Fixing the start button

Pressing the start button on my Breville BOV800XL toaster oven also triggers the convection button, and sometimes the Fahrenheit/Centigrade button, instead of turning on. I have to press the button many times, carefully, before the cycle actually begins.

I suspect the button is flexing the PCB behind the control panel and display.

How do I get the cover off, and how could I fix this?

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Have you been able to fix this? Mine just started doing the same thing

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No, unfortunately.

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I added instructions on how to fix it. Hope it helps!

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I had the same thought. So I too switched the ºF/ºC button for the on/off button. At first it appeared to help, but a few more tests and the problem was back. There must be another part on the circuit board that is out of tolerance...likely a capacitor. High heat can age capacitor more quickly.

I found a work around that helps sometimes. Press and hold the convection button then press the on/off button, and lastly release the convection button.

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2 SECOND Solution! I had this same problem. One day, I was struggling to push the button hard enough to make "contact" to start the toaster when I used the back of a butter knife to depress the button. Barely touching the button, the oven turned on. I couldn't believe it....so I tried it again and again. The metal contact from the knife must create enough of a static charge to easily turn the toaster on/off. I was so happy I could get a lot more life out of this toaster oven without taking in a part!

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Here's where to get parts for it: http://www.ereplacementparts.com/brevill...

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TERRIFIC instructions. Thank you, Chris!

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I had this same problem and fixed it today. Boy was it a pain in the butt!

The issue is with the push button on the "Control PCB". It appears that one of the legs in the switch no longer connects or shorts and it causes it to trigger the "Convection" button instead. The fix is to replace that switch or order a new circuit board. I ended up un-soldering the button used to switch from °F to °C and swapped that switch with the On/Off switch.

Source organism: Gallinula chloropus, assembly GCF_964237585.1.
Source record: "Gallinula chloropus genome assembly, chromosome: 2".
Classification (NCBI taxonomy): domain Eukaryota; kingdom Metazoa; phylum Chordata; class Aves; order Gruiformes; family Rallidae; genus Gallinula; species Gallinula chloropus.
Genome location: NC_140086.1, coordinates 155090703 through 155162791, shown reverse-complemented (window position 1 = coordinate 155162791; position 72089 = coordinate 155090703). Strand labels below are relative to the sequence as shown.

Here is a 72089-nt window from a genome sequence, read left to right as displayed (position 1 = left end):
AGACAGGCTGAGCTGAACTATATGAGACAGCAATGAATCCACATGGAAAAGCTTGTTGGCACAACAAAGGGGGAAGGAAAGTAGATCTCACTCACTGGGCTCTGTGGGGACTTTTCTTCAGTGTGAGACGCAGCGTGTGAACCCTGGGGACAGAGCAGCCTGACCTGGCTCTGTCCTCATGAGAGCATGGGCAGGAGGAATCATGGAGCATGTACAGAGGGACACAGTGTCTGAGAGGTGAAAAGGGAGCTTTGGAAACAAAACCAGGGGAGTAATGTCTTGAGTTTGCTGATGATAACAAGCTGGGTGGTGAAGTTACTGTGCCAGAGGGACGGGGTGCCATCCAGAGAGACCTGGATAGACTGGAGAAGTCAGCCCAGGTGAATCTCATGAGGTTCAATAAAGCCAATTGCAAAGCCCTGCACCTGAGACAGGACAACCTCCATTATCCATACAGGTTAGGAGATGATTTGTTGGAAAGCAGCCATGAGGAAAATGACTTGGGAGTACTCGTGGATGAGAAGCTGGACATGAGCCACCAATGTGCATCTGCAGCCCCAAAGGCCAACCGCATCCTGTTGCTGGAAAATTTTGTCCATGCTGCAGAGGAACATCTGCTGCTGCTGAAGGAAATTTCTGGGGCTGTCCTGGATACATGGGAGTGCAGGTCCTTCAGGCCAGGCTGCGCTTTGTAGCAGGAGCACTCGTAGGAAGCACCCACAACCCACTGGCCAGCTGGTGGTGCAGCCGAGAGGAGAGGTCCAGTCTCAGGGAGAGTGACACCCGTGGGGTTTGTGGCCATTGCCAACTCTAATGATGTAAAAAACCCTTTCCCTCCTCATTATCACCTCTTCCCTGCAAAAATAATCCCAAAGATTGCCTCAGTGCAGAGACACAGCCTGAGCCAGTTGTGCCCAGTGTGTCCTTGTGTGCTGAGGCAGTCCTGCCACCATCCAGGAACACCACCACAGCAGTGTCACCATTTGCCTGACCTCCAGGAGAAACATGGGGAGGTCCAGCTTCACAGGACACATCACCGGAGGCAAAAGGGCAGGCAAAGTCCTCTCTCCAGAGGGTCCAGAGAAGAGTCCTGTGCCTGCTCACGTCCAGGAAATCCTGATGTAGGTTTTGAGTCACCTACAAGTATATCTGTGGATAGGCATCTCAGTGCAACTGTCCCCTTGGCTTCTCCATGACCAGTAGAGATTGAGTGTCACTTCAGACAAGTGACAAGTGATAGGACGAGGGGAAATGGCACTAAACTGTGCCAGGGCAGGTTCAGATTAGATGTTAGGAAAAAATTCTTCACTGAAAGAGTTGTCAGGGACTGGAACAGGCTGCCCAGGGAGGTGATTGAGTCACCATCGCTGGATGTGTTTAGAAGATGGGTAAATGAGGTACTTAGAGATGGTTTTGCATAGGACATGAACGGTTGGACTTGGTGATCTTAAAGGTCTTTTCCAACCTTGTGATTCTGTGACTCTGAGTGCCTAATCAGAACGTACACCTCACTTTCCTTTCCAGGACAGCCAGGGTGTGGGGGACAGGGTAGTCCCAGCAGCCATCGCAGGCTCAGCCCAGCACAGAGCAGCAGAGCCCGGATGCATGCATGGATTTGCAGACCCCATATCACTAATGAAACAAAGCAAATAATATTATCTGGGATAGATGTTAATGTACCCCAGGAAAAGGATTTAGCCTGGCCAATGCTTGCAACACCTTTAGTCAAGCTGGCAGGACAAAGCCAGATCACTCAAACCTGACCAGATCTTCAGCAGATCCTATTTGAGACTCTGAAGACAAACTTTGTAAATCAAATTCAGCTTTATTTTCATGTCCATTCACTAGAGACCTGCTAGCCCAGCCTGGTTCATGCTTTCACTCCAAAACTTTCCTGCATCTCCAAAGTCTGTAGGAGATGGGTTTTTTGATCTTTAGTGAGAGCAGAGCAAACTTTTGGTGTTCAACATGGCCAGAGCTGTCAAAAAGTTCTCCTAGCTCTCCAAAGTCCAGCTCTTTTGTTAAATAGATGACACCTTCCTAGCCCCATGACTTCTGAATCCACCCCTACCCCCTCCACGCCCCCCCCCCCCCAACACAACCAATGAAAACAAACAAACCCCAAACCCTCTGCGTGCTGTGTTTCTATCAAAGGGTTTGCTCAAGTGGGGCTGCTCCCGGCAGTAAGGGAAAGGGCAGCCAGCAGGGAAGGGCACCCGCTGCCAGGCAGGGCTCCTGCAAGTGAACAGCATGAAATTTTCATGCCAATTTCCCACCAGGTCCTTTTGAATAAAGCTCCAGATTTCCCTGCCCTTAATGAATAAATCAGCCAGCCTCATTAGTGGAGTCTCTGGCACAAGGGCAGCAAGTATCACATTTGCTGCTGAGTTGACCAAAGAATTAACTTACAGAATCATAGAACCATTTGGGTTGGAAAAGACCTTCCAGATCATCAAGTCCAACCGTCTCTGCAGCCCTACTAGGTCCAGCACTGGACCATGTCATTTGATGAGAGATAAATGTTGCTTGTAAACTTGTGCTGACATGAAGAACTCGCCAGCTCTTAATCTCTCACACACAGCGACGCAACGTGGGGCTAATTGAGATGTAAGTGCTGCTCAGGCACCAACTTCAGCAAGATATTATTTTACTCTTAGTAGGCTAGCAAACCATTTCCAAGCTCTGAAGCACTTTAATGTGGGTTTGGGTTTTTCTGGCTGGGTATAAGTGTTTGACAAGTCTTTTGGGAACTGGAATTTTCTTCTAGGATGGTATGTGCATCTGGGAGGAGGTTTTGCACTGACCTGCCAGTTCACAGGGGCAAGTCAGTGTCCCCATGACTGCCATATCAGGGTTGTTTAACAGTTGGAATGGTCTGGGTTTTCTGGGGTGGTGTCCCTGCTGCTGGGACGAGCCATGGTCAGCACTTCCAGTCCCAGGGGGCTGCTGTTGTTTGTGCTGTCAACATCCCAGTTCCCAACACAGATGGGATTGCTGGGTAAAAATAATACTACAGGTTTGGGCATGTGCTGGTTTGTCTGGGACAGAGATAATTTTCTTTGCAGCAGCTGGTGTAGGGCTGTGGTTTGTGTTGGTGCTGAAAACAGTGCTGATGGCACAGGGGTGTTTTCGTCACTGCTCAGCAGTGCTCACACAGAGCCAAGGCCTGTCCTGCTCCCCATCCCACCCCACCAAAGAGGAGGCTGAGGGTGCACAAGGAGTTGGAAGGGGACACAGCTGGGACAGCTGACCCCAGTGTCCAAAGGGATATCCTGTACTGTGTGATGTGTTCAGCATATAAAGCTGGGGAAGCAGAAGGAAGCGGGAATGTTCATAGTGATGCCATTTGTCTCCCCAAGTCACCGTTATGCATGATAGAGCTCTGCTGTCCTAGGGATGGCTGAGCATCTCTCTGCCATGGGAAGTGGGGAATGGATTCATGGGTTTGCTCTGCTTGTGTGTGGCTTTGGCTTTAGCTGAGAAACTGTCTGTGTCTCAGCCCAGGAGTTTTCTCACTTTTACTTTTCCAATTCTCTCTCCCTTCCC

Here's how to get to that board (you'll need hands and arms similar to that of an 8-year-old child):

  • Start by flipping the toaster oven over and removing the feet.
    • There are two screws on each foot and another two in the middle
    • The plastic part is slotted and will need to slide back in place when you put it back together. Keep this in mind for the re-assembly portion.
    • After you have the feet off, remove the screws underneath that they were covering up. There is one screw in each corner on the bottom. These are the only screws you should need to remove from the bottom.
  • Remove the back:
    • Look at the back of the toaster oven and remove every screw that's facing the back. There's a lot of them and they're all the same size.
    • Next, slide the back of the toaster oven down by approximately 1/2" and remove it. It's on there pretty tight.
  • Remove the top case from the toaster:
    • When looking from the back, the top and right side are slotted and held in place by tension.
    • Above the control panel and on the left side (same side as the control panel) there are 5 black screws. 3 are on the side and two are along the top. They are not easy to get to. I suggest starting with the one in the bottom corner and work your way to the top, then get the two that are at the top. Again, this part sucks.